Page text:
Jeanette goes into town to secure a job herself and ends up lucking into a position teaching swimming where she meets car dealership owner Warren Miller (Bill Camp). We learn more about Jeanette's mindset in conversations with her son, unusually frank for the time. She talks about having dressed up and posed at rodeos, hoping to get the attention of a cowboy. Now her more seductive clothing is coming out, which Joe notices when he comes home to find his mother entertaining Warren who purportedly dropped by to borrow a book of poetry. Later, Joe cringes when his mother accepts a dinner invitation from Warren and is openly disdainful of her husband and too forward in her interest in Miller's money.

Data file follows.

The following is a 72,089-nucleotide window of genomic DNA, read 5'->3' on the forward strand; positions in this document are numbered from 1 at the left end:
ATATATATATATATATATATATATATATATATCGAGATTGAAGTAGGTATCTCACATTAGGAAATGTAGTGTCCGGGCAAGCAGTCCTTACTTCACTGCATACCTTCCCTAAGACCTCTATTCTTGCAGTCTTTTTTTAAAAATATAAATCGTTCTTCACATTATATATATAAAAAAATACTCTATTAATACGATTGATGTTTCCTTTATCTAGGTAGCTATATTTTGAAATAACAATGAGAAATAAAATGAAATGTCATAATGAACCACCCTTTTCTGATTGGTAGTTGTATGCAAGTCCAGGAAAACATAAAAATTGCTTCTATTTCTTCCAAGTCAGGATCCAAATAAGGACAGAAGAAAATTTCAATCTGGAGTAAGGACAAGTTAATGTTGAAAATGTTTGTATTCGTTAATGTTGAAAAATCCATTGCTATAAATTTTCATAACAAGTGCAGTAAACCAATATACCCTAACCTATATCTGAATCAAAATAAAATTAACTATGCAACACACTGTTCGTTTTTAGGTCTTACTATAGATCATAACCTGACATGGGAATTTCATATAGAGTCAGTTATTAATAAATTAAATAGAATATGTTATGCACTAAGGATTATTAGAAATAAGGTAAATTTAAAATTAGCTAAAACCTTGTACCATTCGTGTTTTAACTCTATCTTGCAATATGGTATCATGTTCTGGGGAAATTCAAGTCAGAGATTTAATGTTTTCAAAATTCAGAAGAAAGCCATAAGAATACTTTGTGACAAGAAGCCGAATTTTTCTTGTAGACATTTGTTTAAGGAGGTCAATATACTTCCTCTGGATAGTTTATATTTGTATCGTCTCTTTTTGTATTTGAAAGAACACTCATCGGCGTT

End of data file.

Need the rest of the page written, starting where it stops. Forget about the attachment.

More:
It's too bad about that seismic shift in Mulligan's performance because she is fascinating to watch once she sheds her surface image for the real Jeanette lurking beneath. The story itself is a little suspect, Jeanette treating Joe more like a confidante than her son, stretching credulity (how many women, even today, would say to their fourteen year-old boy 'We haven't been intimate lately, you're old enough to hear that.'?). Oxenbould is very good as the frightened kid, already burdened with trying to fit into a new high school (his budding relationship with Ruth-Ann (Zoe Margaret Colletti) should have either been built up or excised, here nothing but extraneous background). We can read the hurt and confusion on his face, yet while he promotes his father, he never denigrates his mother. Gyllenhaal is that recognizable persona, the lovable loser. Camp's Miller is a decent enough guy who's been around the block a time or two. He enjoys a moment of honesty with Joe that sums up his character, relating a transcendent experience where he forgot everything earthbound.